Salt Bae and his one trick wonder continue to enthrall the legions of the gourmet kingdom. For the uber elite, Nusr-Et, Salt Bae’s franchise of fine dine restaurants (erm steak houses, not really) are the go-to place in 18 cities around the world. While many in the hospitality business are downing their shutters, Nusr-Et continues to bask in the glory of its creator. The numbers on his Insta followers continue to swell as the lines between palette and palate get blurred beyond comprehension.
HISTORY BEHIND THE HISTRIONICS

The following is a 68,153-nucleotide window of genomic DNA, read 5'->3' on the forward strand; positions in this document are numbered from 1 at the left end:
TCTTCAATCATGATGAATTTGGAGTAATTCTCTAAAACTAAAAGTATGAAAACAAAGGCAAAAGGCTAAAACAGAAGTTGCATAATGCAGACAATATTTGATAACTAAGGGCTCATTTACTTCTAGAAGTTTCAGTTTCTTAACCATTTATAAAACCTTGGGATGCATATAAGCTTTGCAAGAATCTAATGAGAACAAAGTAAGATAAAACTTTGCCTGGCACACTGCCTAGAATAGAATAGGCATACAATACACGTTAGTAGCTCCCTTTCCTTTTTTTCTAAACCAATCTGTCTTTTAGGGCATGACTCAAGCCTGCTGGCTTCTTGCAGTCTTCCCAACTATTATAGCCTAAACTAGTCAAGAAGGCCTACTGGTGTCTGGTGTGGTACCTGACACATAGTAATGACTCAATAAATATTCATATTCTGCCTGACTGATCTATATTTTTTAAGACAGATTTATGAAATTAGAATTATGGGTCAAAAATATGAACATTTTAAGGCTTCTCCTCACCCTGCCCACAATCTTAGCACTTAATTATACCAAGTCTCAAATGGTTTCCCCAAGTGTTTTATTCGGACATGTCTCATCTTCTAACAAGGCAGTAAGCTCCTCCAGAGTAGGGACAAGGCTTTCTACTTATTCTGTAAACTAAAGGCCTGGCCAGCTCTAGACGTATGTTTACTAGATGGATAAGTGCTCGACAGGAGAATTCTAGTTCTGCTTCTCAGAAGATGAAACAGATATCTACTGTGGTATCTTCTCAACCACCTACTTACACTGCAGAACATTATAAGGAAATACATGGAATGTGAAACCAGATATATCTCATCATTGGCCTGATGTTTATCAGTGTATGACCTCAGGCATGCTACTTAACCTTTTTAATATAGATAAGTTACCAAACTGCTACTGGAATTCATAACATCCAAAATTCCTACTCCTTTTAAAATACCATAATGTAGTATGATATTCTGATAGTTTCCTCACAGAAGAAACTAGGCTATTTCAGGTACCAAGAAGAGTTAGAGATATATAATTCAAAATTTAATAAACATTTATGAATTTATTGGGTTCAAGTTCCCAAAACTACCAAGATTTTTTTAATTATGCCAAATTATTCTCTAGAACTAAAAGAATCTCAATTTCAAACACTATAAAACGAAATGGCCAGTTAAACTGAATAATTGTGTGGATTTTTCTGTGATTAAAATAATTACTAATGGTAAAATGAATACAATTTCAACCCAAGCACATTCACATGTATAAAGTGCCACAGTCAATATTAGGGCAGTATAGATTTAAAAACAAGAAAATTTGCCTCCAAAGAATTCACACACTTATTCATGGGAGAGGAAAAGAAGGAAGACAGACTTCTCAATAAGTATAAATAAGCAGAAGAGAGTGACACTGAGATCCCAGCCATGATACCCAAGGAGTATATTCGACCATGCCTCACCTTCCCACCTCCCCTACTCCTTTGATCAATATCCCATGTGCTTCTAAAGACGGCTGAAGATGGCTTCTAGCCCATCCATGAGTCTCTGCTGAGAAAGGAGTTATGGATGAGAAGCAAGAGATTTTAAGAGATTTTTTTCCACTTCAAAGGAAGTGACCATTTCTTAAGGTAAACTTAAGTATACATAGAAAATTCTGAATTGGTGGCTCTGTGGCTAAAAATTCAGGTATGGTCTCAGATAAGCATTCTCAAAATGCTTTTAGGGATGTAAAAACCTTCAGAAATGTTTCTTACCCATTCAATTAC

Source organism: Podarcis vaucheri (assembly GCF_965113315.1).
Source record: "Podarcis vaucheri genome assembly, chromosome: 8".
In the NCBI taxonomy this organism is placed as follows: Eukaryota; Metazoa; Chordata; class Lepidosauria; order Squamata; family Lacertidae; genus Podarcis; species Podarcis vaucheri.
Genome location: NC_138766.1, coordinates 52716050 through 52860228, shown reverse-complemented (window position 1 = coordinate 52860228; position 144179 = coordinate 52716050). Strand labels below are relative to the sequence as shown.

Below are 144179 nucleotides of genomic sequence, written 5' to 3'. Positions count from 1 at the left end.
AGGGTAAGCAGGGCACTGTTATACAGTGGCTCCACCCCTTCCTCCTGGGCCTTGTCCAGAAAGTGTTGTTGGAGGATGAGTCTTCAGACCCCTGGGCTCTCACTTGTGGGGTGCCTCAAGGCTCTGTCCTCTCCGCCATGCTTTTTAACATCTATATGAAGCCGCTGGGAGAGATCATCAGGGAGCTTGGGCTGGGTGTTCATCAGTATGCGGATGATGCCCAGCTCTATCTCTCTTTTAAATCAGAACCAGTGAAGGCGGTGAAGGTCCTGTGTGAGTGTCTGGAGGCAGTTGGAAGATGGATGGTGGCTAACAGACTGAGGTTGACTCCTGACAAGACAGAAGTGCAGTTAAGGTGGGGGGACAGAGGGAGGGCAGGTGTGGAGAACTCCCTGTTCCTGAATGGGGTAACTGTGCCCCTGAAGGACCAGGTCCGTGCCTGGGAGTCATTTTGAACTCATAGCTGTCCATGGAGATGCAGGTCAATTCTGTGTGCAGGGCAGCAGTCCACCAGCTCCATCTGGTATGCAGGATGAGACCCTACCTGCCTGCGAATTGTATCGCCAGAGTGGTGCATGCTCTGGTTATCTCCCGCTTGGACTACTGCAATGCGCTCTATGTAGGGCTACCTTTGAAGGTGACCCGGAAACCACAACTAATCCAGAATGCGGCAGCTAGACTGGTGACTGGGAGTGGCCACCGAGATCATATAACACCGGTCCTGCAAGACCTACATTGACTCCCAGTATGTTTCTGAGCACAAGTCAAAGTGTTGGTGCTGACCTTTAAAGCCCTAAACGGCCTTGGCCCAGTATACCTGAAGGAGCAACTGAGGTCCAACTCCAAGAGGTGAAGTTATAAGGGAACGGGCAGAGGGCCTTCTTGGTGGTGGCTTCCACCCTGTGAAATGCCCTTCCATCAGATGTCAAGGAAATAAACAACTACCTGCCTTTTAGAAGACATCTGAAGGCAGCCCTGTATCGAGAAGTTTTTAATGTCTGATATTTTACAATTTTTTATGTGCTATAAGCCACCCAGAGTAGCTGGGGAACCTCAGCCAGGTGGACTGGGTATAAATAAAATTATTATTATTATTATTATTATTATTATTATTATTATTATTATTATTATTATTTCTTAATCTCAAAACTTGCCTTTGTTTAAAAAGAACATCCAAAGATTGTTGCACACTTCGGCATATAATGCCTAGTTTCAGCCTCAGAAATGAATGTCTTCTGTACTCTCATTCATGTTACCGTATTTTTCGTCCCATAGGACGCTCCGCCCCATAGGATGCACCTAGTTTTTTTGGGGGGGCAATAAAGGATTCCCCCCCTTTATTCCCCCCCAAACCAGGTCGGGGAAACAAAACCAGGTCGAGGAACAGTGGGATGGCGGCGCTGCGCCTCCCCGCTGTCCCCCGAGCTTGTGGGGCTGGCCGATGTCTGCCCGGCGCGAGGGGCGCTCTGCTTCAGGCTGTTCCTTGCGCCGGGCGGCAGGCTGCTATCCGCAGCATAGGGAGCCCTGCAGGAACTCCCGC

The bossman at Nusr-Et, Gökçe was born in abject poverty to Faik and Fatma in Erzurum, Turkey. With his father earning a hard living in mining, Nusret was forced to drop out of school and work with a butcher in Istanbul. The world of meat carving caught his fancy and he landed in a country that’s known as one of the world’s largest producers of beef, Argentina. Honing his trade and skill in the restaurants of the football and meat-crazed nation, Nusret returned to Turkey a rejuvenated and revived man. His interest had diversified from cutting, chopping, and pounding meat, to curating and cooking it. So at the age of 27, Gökçe opened his maiden restaurant in Istanbul, named after himself – Nusr-Et (cue, a narcissistic genius of branding, yes and no. ET in Turkish translates to meat, and Nusret is in the business of steaks, so did we say genius branding?). Legend has it that the modest restaurant in the Turkish capital became a fan favorite not so much for the quality of meat, but for the friendly nature of service by its humble 10-man staff. At the head of this team was the charismatic Nusret, regaling his customers with his showmanship.